This loud font, skip the paragraph. Unless you like spoilers, in that case, knock yourself out! :)
Okay, we've been waiting a whole dang year for the sequel to An Unexpected Journey, and now that it's finally here, how does it measure up?
I'll start with the bad, then the good, so that we can end on a positive note.
A lot of CGI. I know that it's hard to do a fantasy movie without it, but I'd like if the sets were a little more real looking. You'd think that with such a huge budget, they'd be able to spring for some nice, big sets.
Also, the spiders. No, not the spiders themselves, because they were great, but the way that scene was done. I wish that they had kept in the part where Bilbo rescues the dwarves while taunting the spiders with a funny song. Yeah, it was a little cheesy, but not anymore so than the romance between Tauriel and Kili. Which brings me to my next gripe...
Why did there have to be a half-baked love triangle between Tauriel, Legolas, and Kili? Not like it didn't have it's moments, but it seemed a little strange. Plus there was a rather *ahem* crude comment which seemed a little out of place for Tolkein. I see that the romance plot benefited the main plot of the movie, but it wouldn't have to be there if they had stuck to the relatively simple plot of the book.
It seemed like the stuff from the book that they kept in were very rushed to make room for the things they were adding. Like Mirkwood. There weren't any chilling nights spent in terror of the creatures of the forest, or any business involving that river Bombur fell in, then was asleep for ages... Plus, no crashing the elves feast, either. They meet up with the elves during the spider part.
Spoilerificness Ahead! Read on, if ye dare!
The thing that bugged me the most about this movie though, was the way they did the Lonely Mountain bit. Bilbo doesn't even come out with any gold after first conversing with Smaug, instead the Dwarves come in, and there's a long fight scene that finishes out the movie. I was actually a little afraid that it would have the dwarves kill Smaug, because it ends with Thorin and Company dousing Smaug in liquid gold. Then of course, Smaug bursts out of it(How was he still alive? And don't say 'Because he's a magic dragon'), crashes out of the mountain, shakes off the still-liquefied gold(Well, maybe the gold is magic), and flies off to destroy Lake Town. Then the movie ends on a royal cliff-hanger. I felt like the action sequence here was kind of jumping the shark. Oh, and what was the deal with Gandalf and Sauron at the end?! Why do they always break the poor guy's staff?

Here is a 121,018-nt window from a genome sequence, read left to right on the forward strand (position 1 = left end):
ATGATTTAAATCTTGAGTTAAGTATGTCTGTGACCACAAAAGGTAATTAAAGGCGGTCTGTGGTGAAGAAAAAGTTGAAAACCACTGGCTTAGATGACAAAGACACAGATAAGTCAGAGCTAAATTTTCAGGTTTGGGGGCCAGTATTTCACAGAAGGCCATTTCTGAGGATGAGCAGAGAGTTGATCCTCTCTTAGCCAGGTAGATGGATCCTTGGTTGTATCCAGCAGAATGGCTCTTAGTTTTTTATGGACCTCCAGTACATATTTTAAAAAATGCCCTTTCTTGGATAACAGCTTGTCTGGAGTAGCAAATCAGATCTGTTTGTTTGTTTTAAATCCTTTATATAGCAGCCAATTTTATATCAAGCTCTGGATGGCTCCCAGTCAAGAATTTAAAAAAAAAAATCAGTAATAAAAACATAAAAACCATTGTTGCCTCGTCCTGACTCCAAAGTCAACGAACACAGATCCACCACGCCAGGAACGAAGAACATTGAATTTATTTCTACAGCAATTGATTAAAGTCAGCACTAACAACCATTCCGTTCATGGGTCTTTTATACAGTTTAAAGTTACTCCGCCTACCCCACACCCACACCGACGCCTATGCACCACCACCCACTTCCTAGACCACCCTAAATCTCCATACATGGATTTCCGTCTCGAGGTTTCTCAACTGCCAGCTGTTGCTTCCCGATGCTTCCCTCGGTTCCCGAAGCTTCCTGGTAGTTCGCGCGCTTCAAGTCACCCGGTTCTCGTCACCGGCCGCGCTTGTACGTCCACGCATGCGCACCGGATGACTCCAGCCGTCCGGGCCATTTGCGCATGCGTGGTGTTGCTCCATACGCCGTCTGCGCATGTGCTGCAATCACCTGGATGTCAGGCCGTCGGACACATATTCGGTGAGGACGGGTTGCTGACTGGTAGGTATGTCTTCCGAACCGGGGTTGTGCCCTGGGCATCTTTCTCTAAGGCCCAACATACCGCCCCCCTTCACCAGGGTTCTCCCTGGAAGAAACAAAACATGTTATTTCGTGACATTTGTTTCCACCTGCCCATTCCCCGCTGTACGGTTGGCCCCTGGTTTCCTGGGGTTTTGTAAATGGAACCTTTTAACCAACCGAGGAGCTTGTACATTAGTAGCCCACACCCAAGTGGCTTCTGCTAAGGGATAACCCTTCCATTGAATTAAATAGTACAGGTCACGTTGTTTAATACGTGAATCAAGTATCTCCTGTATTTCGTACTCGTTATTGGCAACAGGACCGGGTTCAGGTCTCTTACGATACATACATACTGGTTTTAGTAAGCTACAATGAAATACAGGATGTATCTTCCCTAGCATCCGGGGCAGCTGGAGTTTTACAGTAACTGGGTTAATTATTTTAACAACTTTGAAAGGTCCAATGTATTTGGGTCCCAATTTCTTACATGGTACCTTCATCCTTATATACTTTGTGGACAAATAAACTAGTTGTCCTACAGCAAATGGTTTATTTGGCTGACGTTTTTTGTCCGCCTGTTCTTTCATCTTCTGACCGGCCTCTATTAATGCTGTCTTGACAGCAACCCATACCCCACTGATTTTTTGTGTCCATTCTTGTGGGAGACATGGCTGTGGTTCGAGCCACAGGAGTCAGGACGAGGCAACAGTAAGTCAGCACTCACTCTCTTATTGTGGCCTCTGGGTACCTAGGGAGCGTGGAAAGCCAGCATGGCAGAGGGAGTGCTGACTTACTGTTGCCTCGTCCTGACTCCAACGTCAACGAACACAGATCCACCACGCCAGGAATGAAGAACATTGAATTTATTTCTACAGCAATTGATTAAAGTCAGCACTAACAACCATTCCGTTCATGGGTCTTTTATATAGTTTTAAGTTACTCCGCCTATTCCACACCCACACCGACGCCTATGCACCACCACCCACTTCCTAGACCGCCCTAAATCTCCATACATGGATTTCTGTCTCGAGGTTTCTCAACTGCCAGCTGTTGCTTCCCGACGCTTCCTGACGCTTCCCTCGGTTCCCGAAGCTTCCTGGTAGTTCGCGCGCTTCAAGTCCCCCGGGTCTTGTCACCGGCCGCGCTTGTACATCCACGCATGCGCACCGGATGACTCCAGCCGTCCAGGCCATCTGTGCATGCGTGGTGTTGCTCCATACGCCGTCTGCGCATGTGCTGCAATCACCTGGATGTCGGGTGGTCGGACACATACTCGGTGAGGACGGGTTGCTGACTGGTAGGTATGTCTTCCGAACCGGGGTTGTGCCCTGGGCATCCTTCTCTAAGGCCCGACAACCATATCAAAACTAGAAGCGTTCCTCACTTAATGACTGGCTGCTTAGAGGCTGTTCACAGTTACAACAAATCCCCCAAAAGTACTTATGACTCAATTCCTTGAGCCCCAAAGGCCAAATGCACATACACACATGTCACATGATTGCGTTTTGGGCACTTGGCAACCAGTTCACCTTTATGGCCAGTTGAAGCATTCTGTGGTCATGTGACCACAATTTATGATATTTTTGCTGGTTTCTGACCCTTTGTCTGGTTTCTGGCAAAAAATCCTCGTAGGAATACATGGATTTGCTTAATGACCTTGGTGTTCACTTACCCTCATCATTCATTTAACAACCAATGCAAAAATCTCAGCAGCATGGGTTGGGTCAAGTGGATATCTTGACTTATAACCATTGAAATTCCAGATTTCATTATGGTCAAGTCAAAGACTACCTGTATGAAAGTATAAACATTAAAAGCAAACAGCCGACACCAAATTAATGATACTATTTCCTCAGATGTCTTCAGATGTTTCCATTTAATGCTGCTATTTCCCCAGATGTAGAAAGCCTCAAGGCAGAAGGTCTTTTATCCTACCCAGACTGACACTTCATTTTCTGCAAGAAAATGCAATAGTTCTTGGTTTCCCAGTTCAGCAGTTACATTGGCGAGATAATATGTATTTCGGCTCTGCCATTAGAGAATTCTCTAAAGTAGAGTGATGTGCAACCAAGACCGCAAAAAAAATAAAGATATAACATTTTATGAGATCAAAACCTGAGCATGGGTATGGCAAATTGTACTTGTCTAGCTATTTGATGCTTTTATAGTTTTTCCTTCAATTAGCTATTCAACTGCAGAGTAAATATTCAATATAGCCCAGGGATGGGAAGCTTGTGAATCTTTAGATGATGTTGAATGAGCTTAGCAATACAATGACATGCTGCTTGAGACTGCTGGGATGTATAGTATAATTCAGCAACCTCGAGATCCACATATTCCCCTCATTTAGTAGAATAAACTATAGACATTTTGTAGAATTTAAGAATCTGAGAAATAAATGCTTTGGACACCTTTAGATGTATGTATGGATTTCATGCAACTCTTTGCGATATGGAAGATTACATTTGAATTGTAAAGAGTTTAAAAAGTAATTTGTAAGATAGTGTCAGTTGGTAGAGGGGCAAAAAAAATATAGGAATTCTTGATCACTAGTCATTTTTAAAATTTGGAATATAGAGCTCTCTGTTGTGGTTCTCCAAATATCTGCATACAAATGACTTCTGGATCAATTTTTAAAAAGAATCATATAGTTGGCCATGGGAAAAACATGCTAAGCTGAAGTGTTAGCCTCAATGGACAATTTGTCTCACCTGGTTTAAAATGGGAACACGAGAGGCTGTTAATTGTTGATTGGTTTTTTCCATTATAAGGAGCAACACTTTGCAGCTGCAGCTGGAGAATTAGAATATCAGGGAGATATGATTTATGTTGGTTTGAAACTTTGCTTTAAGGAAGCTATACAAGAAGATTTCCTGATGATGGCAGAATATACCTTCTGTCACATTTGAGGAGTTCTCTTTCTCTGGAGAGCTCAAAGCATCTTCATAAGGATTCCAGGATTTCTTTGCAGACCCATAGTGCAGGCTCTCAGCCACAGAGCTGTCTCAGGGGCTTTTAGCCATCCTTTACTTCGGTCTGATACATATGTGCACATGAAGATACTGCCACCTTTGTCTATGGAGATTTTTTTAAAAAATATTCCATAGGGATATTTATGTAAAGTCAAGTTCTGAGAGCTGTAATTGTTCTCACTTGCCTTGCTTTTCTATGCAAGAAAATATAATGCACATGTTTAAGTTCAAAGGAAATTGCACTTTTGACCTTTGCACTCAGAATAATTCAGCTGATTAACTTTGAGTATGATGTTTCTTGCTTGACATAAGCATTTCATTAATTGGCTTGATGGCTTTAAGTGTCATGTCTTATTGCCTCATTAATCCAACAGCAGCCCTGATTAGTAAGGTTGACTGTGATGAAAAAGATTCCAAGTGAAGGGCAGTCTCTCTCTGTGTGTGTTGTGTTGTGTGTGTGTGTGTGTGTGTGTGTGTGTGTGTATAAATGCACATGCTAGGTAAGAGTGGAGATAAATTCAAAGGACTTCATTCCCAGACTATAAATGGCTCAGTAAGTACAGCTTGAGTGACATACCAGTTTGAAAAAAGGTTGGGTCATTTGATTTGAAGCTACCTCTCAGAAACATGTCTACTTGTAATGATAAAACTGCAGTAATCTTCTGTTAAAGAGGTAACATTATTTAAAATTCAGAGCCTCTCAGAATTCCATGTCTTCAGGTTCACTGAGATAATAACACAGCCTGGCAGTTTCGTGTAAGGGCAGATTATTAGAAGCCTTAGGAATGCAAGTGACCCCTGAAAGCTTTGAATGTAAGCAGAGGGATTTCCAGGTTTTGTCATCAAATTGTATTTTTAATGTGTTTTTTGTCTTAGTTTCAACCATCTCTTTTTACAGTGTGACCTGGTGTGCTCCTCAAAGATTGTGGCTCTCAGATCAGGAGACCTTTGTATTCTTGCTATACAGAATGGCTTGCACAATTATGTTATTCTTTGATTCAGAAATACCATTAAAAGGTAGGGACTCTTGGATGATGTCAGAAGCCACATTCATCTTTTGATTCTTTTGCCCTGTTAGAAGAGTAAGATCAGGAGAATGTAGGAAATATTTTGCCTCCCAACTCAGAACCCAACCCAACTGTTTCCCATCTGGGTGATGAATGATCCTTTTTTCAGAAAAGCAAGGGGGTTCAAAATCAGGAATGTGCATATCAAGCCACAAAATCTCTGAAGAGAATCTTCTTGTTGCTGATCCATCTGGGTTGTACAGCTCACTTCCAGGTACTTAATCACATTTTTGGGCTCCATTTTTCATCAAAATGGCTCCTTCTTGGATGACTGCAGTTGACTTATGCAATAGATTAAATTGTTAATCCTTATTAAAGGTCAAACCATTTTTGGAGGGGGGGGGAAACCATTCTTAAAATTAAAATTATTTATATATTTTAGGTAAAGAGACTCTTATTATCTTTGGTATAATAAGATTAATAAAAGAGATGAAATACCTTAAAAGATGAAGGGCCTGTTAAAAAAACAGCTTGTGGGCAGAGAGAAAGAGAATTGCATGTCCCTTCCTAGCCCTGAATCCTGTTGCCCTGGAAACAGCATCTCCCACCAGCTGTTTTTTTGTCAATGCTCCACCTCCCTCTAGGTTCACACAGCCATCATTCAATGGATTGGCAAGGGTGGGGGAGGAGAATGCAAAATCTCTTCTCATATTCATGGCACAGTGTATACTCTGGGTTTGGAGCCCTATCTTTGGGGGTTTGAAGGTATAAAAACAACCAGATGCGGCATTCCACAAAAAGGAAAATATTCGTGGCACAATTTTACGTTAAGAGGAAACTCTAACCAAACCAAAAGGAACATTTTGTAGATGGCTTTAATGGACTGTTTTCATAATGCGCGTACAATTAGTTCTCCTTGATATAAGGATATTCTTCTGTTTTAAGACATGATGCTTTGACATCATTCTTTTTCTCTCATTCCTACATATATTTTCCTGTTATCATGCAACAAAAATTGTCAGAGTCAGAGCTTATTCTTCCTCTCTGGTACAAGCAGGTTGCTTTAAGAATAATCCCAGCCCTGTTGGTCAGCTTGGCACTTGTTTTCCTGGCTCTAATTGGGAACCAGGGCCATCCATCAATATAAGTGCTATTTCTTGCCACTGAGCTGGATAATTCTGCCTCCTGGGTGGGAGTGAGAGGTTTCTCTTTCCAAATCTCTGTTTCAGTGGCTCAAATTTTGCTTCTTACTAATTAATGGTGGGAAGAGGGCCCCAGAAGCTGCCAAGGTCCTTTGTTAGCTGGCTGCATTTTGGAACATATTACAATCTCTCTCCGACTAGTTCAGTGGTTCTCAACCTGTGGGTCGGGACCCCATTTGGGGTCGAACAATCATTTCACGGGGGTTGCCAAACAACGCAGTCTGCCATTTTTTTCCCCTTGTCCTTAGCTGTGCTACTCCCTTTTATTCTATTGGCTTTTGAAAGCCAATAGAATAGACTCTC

Spoilers end here.
Beorn didn't get that much screentime either. He was there though, that's what counts I suppose.
The violence, too, got a little over the top. I mean really, we were getting into really cartoonish Orc-Killing Methods. Speaking of which, did I miss the part in the book about the Orcs chasing them?
I suppose by now I sound like a grumpy ol' purist. I suppose I am a purist, but I'd like to think that I can be well-humored company when I try hard enough.
Let's get onto the 'good', yeah?
Omigosh, Smaug looked terrific. He actually was quite frightening, (Well, not like I'll be having nightmares or anything, but I could totally see why he was feared), and the voice work was awesome. He sounded so fierce and evil, sounded just right. The scene where he and Bilbo were talking was also a definitely highlight of the film for me, even if it was staged a little differently.
Bilbo. He was great. His actor is so likeable in the part, I think that him and Benedict Cumberbatch as Smaug were the best performances in the film. Not to say the others weren't good either, I really like Balin, and Gandalf. Radagast also seemed a little less zany than in the previous film.
The music, as usual for a LOTR movie, was beautiful. The credits song was allright too, not as good as The Song of the Lonely Mountain from the last one, but still better than the cheesy theme song from the Cartoon version.
Despite what I said earlier about the sets being a little too digital, I have to admit that they did look stunning. Especially the inside of the Lonely Mountain, and Lake Town.
The Verdict: C
Well, I had a lot of fun watching it, but it just didn't seem 'Tolkien' to me.
The Hobbit is much lighter source material to work from than The Lord of the Rings, so yeah, maybe it doesn't have that sort of melancholy. But The Hobbit is a very charming, whimsical book. It's the kind of book that apologizes for the bad table manners of trolls. I didn't get that charm while watching the movie.
That being said (aren't I such a Puddleglum?), it was fun to see it, and the good parts were worth the parts that weren't that great. Because heck, it's just cool to see Smaug in a live-action adaptation. :D
So it's not the most faithful adaptation of a book ever, but it's not the worst adaptation of a book, either.
Hope you're having a good Advent!